The gently mad inhabitants of fictional Tula Springs are doing what they do best—minding one another’s business—in the sly Louisiana author’s amiable eighth outing.
Old acquaintances from Modern Baptists (1983), North Gladiola (1985), and elsewhere pop up intermittently in a ramshackle narrative that revolves around the appealing figure of middle-aged Lou(ise) Jones. She’s a former college music-teacher now underemployed (but better paid) as receptionist at the local Christian health club WaistWatch—and unhappily separated from loving husband Don, who’s guarding his parents’ home from an untrustworthy tenant and a belligerent lesbian couple, among others. The story meanders along introducing folks who swim into the Jones’s orbit, including Lou’s overachieving housemaid Alpha (a pivotal figure who never appears), Alpha’s supernaturally fastidious American-African mother Mrs. Ompala, Lou’s pot-smoking gal pal Grady Morgen, and her WaistWatch superiors, febrile and neurasthenic Maigrite and muscular Christian workout guru Brother Moodie. Nobody does much more than posture and fret, partial exceptions being pistol-packing tax assessor Mrs. Melvin Tudie and Snopes-like miscreant F.X. Pickens. The plots that more or less engage them all have to do with a hotly contested academic post, an antique dresser, a jealous octogenarian husband stalking his fugitive bride in a golf cart, and Lou’s vacillating fixations on her own manic-depressive marital state, career crises, and family history. It sounds like fun, but isn’t really, because Wilcox jumps from one oddball character and ludicrous situation to another without bothering to develop anything or anyone credibly. The best features of Heavenly Days are its delicious throwaway lines (“ . . . he was too lazy to pick his own nose”) and non sequiturs (when somebody “wants to know if her notes on Hittite phalli are in her top dresser drawer,” it seems a perfectly reasonably thing to say).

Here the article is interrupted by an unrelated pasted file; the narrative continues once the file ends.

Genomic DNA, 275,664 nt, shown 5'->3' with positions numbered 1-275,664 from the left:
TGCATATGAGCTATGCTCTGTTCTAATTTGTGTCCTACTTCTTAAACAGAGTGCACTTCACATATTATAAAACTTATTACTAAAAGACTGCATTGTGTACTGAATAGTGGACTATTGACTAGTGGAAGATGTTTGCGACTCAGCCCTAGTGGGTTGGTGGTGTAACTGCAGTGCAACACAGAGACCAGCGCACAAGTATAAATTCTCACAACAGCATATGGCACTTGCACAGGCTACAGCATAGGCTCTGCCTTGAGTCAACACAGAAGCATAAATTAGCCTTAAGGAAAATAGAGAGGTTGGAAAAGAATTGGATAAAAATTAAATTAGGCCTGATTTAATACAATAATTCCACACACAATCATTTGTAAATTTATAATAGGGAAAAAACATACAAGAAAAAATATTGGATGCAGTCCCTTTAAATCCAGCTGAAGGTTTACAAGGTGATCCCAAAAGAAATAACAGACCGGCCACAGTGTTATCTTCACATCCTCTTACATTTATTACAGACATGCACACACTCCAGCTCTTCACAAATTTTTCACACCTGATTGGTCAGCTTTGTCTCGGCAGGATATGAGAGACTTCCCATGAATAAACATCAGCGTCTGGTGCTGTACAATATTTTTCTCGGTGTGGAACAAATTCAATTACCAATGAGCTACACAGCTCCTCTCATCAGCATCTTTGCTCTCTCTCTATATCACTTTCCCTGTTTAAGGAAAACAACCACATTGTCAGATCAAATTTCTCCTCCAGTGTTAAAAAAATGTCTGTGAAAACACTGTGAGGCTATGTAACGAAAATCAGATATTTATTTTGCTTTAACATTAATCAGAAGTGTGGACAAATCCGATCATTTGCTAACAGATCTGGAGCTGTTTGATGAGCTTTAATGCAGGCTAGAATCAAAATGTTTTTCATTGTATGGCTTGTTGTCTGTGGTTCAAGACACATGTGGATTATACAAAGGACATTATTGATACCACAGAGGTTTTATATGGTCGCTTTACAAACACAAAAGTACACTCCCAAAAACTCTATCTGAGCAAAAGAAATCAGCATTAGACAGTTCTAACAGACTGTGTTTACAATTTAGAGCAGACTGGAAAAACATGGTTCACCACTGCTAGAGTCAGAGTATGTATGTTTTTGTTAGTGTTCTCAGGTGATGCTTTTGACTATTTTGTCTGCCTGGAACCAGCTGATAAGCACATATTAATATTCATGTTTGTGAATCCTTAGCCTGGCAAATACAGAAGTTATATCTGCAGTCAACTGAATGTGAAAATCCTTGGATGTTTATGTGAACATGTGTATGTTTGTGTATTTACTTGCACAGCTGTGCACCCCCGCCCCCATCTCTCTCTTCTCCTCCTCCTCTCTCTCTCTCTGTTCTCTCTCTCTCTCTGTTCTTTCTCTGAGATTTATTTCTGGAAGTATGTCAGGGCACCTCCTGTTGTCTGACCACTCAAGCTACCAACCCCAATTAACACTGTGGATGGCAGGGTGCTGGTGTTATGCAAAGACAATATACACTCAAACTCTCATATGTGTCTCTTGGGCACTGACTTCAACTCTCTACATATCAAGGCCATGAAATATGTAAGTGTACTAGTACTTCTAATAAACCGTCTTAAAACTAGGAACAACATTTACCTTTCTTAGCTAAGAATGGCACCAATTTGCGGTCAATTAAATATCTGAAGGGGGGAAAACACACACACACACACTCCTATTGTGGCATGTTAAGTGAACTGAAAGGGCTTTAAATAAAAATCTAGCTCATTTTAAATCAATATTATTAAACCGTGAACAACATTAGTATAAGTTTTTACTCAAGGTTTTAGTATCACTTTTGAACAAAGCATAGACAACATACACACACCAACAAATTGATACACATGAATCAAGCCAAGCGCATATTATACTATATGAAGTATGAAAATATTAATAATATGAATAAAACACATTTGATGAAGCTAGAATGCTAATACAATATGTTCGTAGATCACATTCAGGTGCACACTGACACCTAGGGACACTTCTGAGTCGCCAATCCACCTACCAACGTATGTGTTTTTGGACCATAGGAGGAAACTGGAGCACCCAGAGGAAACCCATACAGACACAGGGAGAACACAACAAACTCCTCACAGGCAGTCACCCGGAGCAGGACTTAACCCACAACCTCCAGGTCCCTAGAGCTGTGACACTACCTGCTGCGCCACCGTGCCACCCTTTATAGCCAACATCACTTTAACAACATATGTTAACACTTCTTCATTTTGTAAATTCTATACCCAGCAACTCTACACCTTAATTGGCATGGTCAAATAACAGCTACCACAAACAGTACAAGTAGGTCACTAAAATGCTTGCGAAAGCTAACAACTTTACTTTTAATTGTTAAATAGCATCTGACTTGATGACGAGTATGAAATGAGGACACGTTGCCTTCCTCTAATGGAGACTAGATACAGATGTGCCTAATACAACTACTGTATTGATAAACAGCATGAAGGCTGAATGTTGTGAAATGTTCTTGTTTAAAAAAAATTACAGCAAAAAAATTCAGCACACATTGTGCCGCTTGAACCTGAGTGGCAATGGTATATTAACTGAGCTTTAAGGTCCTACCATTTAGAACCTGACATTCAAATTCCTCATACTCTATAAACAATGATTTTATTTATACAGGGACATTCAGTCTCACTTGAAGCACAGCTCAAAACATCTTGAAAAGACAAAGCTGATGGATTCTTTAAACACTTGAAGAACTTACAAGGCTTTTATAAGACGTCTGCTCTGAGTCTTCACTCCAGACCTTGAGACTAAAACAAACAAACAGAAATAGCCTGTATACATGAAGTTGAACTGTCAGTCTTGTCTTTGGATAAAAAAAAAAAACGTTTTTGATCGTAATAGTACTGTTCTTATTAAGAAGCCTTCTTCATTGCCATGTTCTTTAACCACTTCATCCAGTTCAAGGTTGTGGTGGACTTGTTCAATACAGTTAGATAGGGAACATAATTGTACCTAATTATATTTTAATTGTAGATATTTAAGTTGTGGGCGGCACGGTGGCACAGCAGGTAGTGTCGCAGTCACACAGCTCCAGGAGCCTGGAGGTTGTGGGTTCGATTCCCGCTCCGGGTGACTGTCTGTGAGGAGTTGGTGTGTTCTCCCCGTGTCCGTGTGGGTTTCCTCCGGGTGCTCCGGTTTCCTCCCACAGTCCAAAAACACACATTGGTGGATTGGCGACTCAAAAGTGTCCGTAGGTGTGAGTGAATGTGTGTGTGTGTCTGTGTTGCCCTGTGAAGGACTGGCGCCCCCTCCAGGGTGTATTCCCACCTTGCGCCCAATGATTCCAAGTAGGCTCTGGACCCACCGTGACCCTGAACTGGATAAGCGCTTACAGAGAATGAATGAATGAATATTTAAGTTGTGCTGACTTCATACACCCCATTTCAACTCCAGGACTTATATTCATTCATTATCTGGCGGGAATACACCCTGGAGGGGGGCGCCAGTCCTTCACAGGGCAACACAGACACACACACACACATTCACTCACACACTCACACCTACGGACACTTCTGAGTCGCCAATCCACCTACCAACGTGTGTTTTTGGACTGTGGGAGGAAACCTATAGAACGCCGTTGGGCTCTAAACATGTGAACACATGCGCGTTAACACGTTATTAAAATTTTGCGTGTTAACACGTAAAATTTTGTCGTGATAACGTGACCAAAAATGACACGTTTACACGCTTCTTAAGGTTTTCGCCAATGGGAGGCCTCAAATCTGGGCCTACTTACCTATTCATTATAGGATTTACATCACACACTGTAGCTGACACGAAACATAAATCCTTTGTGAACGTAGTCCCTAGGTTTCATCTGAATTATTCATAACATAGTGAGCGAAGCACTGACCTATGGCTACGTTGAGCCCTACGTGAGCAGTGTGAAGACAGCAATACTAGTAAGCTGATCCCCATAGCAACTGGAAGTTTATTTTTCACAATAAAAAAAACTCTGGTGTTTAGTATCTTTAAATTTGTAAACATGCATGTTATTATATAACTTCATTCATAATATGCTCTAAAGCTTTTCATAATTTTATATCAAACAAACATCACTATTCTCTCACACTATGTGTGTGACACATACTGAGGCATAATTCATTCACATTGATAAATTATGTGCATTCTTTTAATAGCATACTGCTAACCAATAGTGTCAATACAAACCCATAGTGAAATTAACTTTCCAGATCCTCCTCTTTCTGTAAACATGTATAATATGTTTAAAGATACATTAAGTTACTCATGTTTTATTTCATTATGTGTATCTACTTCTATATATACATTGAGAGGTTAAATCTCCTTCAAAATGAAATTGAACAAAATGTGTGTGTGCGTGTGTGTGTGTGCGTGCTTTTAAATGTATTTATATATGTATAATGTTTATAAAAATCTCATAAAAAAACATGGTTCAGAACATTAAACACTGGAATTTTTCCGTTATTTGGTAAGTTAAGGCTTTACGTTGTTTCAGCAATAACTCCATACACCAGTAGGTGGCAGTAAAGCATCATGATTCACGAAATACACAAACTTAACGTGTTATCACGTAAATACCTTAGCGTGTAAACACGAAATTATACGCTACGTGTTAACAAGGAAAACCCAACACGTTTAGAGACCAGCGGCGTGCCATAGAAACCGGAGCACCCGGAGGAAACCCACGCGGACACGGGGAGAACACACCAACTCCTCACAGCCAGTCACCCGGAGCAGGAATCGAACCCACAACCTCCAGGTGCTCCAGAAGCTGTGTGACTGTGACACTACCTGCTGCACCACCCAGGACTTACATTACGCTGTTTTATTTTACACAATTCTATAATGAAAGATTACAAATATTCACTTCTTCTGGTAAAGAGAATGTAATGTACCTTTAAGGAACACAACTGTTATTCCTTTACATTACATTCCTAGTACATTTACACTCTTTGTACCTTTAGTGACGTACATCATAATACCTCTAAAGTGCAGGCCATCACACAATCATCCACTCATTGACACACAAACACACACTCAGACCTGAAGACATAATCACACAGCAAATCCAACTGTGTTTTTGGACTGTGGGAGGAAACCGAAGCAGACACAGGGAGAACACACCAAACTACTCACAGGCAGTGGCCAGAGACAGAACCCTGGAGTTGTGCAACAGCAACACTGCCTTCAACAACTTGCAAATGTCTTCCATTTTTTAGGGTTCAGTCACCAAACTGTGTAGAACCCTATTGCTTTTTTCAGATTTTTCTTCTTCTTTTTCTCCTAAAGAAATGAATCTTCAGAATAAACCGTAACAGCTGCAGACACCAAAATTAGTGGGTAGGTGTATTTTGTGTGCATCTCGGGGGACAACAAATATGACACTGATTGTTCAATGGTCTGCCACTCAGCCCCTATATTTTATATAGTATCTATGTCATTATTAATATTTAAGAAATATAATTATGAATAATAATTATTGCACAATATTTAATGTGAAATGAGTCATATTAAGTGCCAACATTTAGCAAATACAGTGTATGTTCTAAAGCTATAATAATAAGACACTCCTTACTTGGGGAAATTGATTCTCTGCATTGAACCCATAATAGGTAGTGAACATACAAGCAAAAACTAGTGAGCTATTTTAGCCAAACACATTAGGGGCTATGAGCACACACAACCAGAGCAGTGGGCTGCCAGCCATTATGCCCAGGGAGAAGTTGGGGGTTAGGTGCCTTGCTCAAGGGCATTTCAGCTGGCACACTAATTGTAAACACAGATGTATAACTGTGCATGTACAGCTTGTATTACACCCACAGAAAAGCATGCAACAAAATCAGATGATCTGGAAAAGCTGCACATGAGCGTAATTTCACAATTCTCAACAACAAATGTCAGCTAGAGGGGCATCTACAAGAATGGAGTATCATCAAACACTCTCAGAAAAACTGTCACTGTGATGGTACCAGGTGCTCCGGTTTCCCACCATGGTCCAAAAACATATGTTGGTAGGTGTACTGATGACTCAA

Tula Springs is always worth a visit, but this is minor Wilcox.